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Thursday, October 12, 2006

N.Korean defectors seek end to regime

North Korean defectors with painful memories of starvation and torture say they hope the North's claimed nuclear test will prompt international sanctions that could help advance their long-held dream of the communist regime's collapse.

Many defectors said the test was a sign of desperation from an increasingly isolated regime trying to gain international recognition and retain its authoritarian grip over an impoverished population.

"The nuclear test was their last card and it signals the beginning of the regime's end," said Kang Chol Hwan, who met President Bush last year and discussed his memoirs, about growing up in a North Korean prison camp. "With the test, (the North) will come to face with enormous counterattacks from the outside world, and I am very skeptical it has any measures to survive those."

North Korea's announcement Monday that it exploded its first atomic bomb immediately prompted the U.N. Security Council to discuss tighter sanctions on the communist country. The council placed limited sanctions on Pyongyang after its test-fired a barrage of missiles in July.

Defectors hope international sanctions will choke off an economic lifeline for the poor nation, eventually provoking an uprising against leader Kim Jong Il by the North's elite class, which is becoming increasingly disgruntled with his diplomatic and economic failures.

"Many officials around Kim Jong Il are dissatisfied with Kim, who has starved his people for the past decade, and they are losing patience," said Sun Jung Hoon, a defector who claims to have had close ties with party and military officials before he fled to South Korea in 2002.

"If Kim Jong Il fails to win international concessions after the nuclear test, in the long-run, we expect there will be a coup," Sun said.

International aid agencies have warned against cutting food donations to North Korea in response to the nuclear test, fearing the country has been on the verge of another humanitarian disaster since massive floods in July caused severe crop damage.

The last major food crisis followed the collapse of the Soviet Union, the North's main aid provider, coupled with natural disasters and outdated farming methods. By some estimated, up to 2 million North Koreans died of hunger in the 1990s.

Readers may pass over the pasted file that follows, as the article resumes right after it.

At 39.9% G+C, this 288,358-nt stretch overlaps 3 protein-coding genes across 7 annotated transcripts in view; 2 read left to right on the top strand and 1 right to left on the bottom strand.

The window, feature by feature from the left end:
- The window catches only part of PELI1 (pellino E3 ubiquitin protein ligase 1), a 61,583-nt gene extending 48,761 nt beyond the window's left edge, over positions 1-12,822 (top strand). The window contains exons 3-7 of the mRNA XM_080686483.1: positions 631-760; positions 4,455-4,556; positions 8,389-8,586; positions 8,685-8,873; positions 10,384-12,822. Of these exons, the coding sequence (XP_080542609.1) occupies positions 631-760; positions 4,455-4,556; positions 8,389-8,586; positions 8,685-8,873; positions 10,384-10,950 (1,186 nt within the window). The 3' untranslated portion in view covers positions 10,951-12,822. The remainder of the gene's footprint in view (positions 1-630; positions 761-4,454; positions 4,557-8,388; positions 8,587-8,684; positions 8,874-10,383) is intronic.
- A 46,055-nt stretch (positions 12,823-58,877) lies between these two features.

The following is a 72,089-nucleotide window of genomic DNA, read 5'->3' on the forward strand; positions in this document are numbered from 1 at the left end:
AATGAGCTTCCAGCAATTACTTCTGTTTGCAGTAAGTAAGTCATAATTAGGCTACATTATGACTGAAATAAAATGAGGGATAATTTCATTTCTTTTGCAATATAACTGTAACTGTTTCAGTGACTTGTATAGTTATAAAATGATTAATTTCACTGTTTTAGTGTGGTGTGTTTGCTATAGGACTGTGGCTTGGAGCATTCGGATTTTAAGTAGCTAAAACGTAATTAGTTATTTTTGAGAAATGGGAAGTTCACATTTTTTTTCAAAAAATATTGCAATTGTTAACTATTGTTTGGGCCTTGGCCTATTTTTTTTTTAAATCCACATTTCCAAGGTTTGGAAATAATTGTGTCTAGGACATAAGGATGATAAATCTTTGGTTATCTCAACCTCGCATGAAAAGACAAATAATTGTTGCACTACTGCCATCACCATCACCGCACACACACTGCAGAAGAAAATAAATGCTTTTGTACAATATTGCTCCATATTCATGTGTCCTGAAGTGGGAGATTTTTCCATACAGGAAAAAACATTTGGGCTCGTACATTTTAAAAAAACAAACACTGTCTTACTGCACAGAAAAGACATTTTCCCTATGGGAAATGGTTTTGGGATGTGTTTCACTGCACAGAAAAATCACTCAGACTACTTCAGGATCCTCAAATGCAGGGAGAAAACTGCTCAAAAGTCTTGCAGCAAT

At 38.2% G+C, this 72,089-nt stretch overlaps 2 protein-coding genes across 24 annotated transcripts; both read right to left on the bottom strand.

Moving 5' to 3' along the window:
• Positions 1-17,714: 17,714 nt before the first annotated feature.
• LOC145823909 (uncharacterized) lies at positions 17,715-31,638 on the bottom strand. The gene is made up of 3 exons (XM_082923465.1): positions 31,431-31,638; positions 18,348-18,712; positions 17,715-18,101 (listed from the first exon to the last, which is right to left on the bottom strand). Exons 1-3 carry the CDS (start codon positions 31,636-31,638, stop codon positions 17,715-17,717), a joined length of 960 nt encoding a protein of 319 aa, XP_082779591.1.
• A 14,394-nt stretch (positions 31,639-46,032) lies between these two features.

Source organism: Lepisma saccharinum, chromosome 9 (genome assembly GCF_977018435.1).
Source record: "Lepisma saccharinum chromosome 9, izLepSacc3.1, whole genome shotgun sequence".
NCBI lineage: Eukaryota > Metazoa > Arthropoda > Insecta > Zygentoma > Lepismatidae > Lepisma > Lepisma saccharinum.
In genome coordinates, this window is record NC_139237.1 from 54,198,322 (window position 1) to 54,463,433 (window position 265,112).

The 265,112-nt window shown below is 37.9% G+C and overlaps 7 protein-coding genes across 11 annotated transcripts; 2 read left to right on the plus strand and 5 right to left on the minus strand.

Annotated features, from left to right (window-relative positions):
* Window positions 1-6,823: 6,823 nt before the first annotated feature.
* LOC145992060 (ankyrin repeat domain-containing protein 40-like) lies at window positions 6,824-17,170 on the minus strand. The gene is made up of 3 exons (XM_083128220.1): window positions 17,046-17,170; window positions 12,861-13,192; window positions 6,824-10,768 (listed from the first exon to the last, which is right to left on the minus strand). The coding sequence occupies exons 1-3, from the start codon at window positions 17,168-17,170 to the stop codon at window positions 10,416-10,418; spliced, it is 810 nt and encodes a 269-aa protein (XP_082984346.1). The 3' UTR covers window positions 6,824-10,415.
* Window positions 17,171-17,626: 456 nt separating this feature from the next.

Since then, North Korea has relied heavily on foreign aid to cope with food shortages.

The North has blamed its economic hardships on U.S. sanctions in place since the end of the 1950-53 Korean war. Some defectors say more sanctions will give Kim's regime another propaganda tool.

"I believe North Korea's nuclear test was more aimed at its people," Sun said. "With tighter international sanctions after the test, the North can strengthen its internal propaganda that the economic hardship was all because of outsiders' sanctions."

Washington is demanding stiff sanctions against Pyongyang for its reported test, a position strongly backed by Tokyo. Japan has already imposed sanctions barring lucrative North Korean import and refusing most North Koreans entry into the country.

South Korea and China, major aid providers to the North, are facing growing pressure to support tougher measures against Kim's regime.

Hwang Jang Yop, the highest-ranking government official to defect from the North, criticized the South's "sunshine policy" of engagement for "helping someone like Kim Jong Il."

"We should let people know the true face of Kim Jong Il, who has been developing nuclear programs even at the cost of starving hundreds of people," Hwang said in an interview this week with Freedom North Korea Broadcast, which transmits radio programs aimed at North Koreans.

South Korea cut off regular rice and fertilizer donations after the July missile tests and delayed a shipment of flood relief in response to the purported nuclear test. But the South has been reluctant commit to stronger measures, hoping to lure Pyongyang back to international nuclear negotiations.

Those negotiations "should be talks that isolate Kim Jong Il, not a bargaining table where he can get concessions," said Hwang, an 83-year-old former North Korean parliament chief who fled in 1977.

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